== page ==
This book is very well-suited for business leaders, entrepreneurs, or people who want to move to the next level with regard to their impact in business. It will help you think about - and be more deliberate about - how you lead, how you follow, and why you do what you do every day.

I'd love to see Luckadoo come out with a second edition with exercises to take readers through some deeper thinking about these 8 areas, as I think that kind of approach would be very helpful - especially for people who feel stuck in their current situation.

In any case, I enjoyed "Grit In Your Craw," and found it well worth the read.

eBike technology from Bosch - hands-on

A couple of weeks ago, Bosch eBike Systems brought an eBike out to me so I could try it out. What's an eBike, you ask? In technical terms, an eBike is a bicycle that has been augmented with an electrical assist that provides supplemental power while you pedal. In practical terms, it is an impressive tool to help you simplify your commuting or road cycling jaunts.

Bosch doesn't make the bikes - they make the "mid-drive" systems that are built into the bikes, so you can find different types, sizes and styles of bikes to fit your needs and preferences. You can find out more and locate a dealer near you at the Bosch eBike site. [Note: I receive no compensation or other consideration for this - just a free ride on an eBike].

Mount up...

I was riding a Haibike XDuro Trekking RX bike with Bosch Mid-Drive technology (provided by Cynergy E-Bikes, a local Portland company), and it was my first time riding an eBike. 

The bike looks a lot like a typical hybrid bike (built for road cycling, and off-road friendly), and I immediately noticed the weight - it was noticeably heavier than the bike I typically ride. That extra weight is because it has batteries on board, and the frame has been reinforced to handle the forces of the electrical assistance mechanism - the Bosch system is built in during the design of the bike, not bolted on afterward, so it is quite sturdy.  

Once on the bike, it rode and handled very well - it felt like a normal commuting bike, and it took no time at all to get acclimated (and it didn't feel very heavy from a rider's perspective). 

Becoming Superhuman

I rode for a couple of miles near downtown Portland, in a big loop along the Willamette River promenade, which gave me a chance to experiment on flat, straight sections as well as some good inclines, congested areas, and curves. The bike was a lot of fun to ride and I found myself thinking about what it would be like to own.

The real fun started when I turned on the eDrive -- I felt superhuman! It is hard to describe the feeling you get when you turn on the eDrive and the bike begins to surge forward, accelerate, and climb up challenging hills under the assistance of the eDrive.

The way Bosch's eDrive system works is by multiplying your power so every pound of pressure you exert on the pedals is amplified when it reaches the wheels. There are 5 modes:

  • Off:     no assistance from drive unit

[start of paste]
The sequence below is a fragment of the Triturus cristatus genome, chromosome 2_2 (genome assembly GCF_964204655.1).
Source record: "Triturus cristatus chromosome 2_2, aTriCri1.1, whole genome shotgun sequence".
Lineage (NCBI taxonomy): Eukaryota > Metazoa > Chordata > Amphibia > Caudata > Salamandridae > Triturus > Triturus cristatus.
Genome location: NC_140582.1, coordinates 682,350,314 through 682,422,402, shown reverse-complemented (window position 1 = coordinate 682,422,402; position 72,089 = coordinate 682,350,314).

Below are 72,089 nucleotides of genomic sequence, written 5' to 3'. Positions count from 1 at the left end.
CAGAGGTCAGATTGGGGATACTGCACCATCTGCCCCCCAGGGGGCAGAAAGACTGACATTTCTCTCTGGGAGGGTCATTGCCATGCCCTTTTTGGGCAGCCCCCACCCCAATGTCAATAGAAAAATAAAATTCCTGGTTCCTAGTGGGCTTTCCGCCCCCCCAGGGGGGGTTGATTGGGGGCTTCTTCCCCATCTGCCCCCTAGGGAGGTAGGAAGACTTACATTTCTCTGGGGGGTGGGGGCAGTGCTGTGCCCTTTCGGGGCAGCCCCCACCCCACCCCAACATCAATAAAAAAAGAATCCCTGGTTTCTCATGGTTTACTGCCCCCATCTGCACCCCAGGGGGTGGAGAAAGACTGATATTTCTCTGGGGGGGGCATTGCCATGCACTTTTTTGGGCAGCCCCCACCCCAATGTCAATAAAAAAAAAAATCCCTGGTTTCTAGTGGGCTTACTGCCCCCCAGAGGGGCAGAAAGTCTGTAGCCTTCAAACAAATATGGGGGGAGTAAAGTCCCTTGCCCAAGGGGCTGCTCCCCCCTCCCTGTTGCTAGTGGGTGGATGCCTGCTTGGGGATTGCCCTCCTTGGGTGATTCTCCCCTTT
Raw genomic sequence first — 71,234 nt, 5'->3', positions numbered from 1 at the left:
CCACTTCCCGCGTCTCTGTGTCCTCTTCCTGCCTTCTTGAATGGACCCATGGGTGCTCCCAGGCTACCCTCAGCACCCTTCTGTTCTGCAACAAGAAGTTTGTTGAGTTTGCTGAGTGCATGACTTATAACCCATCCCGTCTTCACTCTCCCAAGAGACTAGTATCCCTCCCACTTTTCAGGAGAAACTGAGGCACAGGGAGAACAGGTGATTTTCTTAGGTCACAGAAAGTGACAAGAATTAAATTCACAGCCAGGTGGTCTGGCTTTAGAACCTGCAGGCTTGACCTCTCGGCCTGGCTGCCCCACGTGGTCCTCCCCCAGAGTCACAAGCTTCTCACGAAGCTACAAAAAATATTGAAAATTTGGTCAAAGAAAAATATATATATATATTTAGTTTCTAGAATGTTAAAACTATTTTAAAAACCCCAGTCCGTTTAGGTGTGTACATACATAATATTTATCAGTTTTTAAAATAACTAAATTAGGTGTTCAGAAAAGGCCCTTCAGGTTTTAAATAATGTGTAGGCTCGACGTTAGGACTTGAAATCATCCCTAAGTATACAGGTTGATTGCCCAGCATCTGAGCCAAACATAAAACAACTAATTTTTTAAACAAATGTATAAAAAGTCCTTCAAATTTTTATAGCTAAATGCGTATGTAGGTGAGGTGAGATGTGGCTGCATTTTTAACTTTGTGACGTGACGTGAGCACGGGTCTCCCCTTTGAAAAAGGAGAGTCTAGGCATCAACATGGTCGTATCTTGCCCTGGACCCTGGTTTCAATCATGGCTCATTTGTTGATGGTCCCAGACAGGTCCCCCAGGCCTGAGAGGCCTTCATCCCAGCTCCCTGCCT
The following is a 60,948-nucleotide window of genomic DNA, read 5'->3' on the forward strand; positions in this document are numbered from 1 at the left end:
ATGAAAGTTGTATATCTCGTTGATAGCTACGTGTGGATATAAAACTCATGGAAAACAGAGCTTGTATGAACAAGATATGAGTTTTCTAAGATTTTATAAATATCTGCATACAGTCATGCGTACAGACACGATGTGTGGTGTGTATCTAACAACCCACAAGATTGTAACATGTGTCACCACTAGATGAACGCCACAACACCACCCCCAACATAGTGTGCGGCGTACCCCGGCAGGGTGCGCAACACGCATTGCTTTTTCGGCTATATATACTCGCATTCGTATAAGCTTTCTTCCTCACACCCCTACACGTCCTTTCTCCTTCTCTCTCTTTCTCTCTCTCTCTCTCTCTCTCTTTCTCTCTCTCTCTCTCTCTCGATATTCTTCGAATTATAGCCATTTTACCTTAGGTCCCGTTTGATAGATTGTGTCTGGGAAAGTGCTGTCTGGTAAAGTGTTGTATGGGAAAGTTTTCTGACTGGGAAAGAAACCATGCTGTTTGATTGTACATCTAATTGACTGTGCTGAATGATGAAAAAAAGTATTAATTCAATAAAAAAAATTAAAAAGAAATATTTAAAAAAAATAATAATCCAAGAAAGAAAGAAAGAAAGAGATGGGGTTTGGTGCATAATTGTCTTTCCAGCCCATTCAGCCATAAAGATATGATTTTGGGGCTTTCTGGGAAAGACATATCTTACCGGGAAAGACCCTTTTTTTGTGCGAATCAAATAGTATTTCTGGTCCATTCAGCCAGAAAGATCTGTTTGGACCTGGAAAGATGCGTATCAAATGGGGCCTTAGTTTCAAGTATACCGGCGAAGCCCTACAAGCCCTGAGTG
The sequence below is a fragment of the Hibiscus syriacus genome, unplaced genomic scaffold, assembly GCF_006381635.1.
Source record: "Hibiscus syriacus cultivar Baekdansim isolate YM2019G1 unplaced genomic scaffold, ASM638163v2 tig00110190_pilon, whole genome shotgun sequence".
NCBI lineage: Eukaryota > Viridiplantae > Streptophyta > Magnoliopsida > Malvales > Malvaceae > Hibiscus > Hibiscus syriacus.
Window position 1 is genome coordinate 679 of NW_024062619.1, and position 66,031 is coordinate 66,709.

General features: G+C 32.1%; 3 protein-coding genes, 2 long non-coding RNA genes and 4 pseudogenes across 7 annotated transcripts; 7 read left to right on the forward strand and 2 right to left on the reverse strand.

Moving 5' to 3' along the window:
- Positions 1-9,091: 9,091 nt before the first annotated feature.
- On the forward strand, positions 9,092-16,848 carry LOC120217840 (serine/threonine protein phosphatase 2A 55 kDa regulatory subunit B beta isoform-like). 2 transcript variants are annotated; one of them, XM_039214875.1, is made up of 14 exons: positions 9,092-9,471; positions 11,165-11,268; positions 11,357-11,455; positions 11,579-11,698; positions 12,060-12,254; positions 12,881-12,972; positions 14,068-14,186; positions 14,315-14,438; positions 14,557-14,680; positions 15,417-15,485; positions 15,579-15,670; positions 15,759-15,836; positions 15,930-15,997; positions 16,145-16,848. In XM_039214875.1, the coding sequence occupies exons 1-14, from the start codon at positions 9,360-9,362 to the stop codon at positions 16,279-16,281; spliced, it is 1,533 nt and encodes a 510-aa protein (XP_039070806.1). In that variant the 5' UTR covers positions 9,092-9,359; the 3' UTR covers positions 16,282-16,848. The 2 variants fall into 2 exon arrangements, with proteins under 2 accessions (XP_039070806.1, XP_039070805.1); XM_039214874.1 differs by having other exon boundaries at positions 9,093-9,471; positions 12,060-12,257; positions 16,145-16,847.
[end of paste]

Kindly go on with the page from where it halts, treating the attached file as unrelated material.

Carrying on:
• Eco:    50% assistance from drive unit
  • Tour:    120% assistance from drive unit
  • Sport:    190% assistance from drive unit
  • Turbo:    275% assistance from drive unit

You can change modes on the fly, smoothly and without interrupting the ride. That means you can spend most of your time in Eco, but kick things into Turbo for a killer hill or to make up some time on the road when you're in a hurry.

When choosing modes, keep in mind that the more assistance you get from the eDrive, the faster you use up the battery's charge. For example, depending on conditions, the range in Turbo mode (highest assistance) is 20-40 miles. In Eco mode (least assistance) the range is 50-100 miles. The on-board control panel tells you how you're doing and estimates remaining range based on how you're using the bike.

These bikes do need to be recharged, as they don't recharge while you are riding. That said, they last quite a while - you should only have to charge the bike once or twice a week if you use it for commuting, and the recharge time is about 3 hours (you just plug the bike's charger into a normal household outlet). If you run out of power on the road, you won't be stranded - you can simply pedal it as you would a normal bike (though the additional weight may make pedaling a bit more difficult on hills without the power assist).

Who are eBikes suited for?

While anyone would enjoy this bike, it is ideally suited for commuters, as well as people who are less physically adept but want to ride in hilly terrain (or more easily keep up with more accomplished riders). Bosch says these systems are very popular with the 50 years and up crowd, since they like the physical assistance the bikes provide and typically have more disposable income to justify the extra cost (eBikes typically cost about $1500-2000 more than comparable, conventional bicycles).

Commuters will likely appreciate these bikes most - imagine riding 10 miles to work on an eBike and arriving at work without feeling like you need to take a shower; that is possible with the assistance of the eBike power drive. If you get the chance, stop by a local bike dealer who stocks eBikes, and give it a try - I think you'll be impressed.

Is Your Apple Watch's Crown Dial Getting Sticky? Don't Sweat It

I recently got an Apple Watch, and the other day I noticed the crown dial (aka the "little spinny knob thingy") was suddenly hard to rotate, and not very responsive to clicks.